Building Sales with Credit

A good way to increase sales – one that’s overlooked by many small businesses – is to extend credit to your customers. Unless they are very affluent, there’s a good chance your customers are concerned about cash flow. And that means they won’t make as many purchases as they want to. But if they can buy from you and not have to pay for their purchases up front, they might buy substantially more. Or they might choose to buy from you rather than from a competitor who does not offer financing.

Either scenario could greatly increase your profits. Yes, there are headaches in collecting what is owed to you – and there will almost certainly be some defaults. But on the plus side, you can probably collect a favorable interest rate on the credit you extend. So if that extra profit, plus the extra profits from increased sales, exceeds the cost of servicing the accounts, it may be a prudent move for you to make. In order to extend credit, you must be in a position to do it without ending up in a cash crunch of your own.

Like many small business owners, you probably don’t have the capital available to keep purchasing inventory and then wait for payment. But there are a few ways that you might be able to do it. If, for example, you sell an item with a high enough profit margin, you can offer to finance a large portion of the price. I was once in the retail jewelry catalog business. Our marketing “hook” was that we guaranteed to finance anyone. The way we did it was by collecting a down payment that covered the bulk of our product cost. That meant we could immediately replenish our inventory.

In this instance, the customer made a down payment of 25% of the retail price, and we financed 75%. This allowed us to recover close to all of our inventory costs up front. Then, the monthly payments we received from the customer were pure profit. The interest rate we charged allowed for enough extra income to cover any collection and charge-off costs. Another possibility is to finance your inventory and lease it to your customers at a higher rate than what you’re paying.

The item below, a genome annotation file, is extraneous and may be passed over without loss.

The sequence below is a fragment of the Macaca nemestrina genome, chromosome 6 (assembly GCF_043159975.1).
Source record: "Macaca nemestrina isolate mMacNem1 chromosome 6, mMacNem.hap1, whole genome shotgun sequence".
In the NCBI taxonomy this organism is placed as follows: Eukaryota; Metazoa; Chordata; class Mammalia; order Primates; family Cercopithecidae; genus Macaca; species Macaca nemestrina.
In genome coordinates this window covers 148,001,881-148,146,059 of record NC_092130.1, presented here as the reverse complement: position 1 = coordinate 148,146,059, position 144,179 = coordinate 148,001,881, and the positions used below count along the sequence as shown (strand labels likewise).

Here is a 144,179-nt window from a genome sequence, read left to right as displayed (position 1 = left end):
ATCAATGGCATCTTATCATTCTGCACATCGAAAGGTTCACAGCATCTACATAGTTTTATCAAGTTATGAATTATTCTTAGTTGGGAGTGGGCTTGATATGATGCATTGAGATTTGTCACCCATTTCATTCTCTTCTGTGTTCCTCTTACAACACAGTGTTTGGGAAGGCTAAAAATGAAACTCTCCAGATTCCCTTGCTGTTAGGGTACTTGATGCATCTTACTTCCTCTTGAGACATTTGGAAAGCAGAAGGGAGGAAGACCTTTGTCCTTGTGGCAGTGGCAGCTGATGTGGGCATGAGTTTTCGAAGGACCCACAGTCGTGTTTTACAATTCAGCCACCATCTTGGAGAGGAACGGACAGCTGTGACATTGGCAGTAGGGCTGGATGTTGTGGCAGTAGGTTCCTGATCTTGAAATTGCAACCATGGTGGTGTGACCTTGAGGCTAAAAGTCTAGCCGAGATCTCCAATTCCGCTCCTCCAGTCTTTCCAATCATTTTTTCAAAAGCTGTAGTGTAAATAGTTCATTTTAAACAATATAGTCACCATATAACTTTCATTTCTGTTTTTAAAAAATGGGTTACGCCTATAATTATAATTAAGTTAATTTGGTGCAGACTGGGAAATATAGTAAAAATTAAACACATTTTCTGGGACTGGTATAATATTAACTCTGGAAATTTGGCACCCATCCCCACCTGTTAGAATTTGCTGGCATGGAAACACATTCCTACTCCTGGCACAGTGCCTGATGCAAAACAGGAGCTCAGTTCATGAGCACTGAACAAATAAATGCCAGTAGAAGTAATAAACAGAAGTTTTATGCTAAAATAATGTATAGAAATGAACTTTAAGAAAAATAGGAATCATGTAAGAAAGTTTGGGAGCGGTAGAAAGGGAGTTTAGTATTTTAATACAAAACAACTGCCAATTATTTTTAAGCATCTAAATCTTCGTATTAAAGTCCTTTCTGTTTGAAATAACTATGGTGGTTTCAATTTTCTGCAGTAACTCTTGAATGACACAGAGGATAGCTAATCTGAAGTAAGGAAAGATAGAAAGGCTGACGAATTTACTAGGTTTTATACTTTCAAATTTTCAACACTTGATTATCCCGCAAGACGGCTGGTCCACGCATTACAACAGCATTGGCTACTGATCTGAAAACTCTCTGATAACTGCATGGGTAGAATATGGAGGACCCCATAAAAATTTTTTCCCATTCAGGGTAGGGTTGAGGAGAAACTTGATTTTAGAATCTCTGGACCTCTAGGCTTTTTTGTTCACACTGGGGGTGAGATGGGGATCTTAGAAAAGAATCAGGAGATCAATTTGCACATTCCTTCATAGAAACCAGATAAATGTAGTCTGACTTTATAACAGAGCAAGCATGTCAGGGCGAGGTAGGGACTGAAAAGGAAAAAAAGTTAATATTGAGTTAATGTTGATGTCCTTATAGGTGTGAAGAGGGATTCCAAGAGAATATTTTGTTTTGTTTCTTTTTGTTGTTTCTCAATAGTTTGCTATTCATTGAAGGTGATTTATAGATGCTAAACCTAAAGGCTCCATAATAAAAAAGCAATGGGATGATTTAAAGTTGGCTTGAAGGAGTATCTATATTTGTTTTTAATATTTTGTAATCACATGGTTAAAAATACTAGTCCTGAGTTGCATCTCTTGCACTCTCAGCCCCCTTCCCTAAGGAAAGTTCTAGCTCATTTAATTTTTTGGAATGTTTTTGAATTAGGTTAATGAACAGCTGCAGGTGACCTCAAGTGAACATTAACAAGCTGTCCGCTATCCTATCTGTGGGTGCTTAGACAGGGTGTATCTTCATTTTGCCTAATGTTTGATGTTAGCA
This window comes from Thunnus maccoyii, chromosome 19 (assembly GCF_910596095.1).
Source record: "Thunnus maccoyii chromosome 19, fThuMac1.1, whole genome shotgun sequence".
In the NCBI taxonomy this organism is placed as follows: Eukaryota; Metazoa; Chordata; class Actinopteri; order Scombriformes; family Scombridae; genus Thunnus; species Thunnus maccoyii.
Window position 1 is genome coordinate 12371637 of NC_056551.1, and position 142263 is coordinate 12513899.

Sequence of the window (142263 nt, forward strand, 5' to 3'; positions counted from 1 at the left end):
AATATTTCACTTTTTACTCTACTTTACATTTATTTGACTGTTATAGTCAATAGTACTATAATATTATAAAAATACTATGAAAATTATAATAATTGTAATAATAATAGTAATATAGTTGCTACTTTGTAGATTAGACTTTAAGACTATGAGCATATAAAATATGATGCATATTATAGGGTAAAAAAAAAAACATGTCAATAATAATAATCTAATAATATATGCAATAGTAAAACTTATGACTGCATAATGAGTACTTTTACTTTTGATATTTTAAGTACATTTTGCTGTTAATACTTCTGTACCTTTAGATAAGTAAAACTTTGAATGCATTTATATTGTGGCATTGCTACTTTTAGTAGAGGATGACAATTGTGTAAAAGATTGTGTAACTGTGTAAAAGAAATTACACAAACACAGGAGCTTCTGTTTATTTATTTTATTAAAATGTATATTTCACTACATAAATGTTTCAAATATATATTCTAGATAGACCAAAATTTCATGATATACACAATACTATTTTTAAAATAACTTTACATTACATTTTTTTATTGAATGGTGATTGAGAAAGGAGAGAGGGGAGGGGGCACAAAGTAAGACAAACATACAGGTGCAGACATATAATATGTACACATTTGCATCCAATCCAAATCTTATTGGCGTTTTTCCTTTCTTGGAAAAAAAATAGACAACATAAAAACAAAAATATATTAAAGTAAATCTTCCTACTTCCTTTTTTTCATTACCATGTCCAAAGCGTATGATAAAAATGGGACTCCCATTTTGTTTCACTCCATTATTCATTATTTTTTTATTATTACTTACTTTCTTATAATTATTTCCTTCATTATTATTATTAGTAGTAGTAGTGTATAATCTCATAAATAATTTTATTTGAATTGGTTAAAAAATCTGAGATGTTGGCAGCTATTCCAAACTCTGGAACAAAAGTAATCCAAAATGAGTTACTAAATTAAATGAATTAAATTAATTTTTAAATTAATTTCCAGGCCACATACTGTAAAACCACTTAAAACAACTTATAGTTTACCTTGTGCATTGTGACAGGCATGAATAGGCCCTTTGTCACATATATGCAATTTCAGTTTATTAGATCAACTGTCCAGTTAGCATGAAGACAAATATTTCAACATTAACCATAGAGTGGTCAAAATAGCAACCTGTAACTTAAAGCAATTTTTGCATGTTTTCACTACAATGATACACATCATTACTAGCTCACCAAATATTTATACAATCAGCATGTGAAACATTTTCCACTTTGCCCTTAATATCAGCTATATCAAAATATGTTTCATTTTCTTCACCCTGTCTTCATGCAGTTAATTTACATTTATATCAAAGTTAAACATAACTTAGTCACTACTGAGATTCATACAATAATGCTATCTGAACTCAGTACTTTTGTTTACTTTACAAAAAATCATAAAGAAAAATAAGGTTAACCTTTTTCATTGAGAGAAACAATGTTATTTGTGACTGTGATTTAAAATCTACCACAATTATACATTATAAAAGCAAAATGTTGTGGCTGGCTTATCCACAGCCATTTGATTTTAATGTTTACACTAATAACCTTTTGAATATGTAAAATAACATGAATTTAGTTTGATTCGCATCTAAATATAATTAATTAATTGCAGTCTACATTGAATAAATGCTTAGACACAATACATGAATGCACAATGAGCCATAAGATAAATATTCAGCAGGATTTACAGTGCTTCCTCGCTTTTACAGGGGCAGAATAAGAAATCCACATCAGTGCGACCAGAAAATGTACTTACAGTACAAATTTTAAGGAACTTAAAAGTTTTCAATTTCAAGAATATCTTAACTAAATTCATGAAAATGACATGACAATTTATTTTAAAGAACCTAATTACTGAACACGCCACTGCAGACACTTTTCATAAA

Years ago, I worked in the “rent-to-own” industry, where credit is extended to customers who have the worst imaginable credit records. Customers with bankruptcies, auto repossessions, home foreclosures, and everything else are welcomed with open arms. In fact, these companies don’t even run credit checks. What they do is collect enough personal information about the applicant to determine his stability factor – the likelihood that they will be able to find him and recover the merchandise if he stops paying.

With their aggressive policies, well-managed rent-to-own companies operate with about a 5% default rate. Because the merchandise is easily collateralized, they borrow at reasonable interest rates – but the customer winds up paying them approximately 300% of the retail value of the item. It’s not hard to see how these companies can make a very high rate of return on their merchandise. There’s one more way to extend credit to your customers that you may not have thought of …

If you have credit-worthy customers (and a good lawyer to help you write up the contracts), you can write the paper (extend the credit yourself) and sell it to a business that buys installment loans. Or you can arrange for a third-party lender to write the loans for you from the start. Naturally, the above strategies work only if you sell directly to end-users rather than to businesses that resell your products. The bottom line is this: If you are looking for a way to stimulate sales, extending credit may be a viable option for you – no matter how small your small business is.

(Ed Note: Paul Lawrence is an entrepreneur and the creator of ETR’s exciting new Microbusiness Program. Please click here for more information about how to get a small business started on a shoestring.)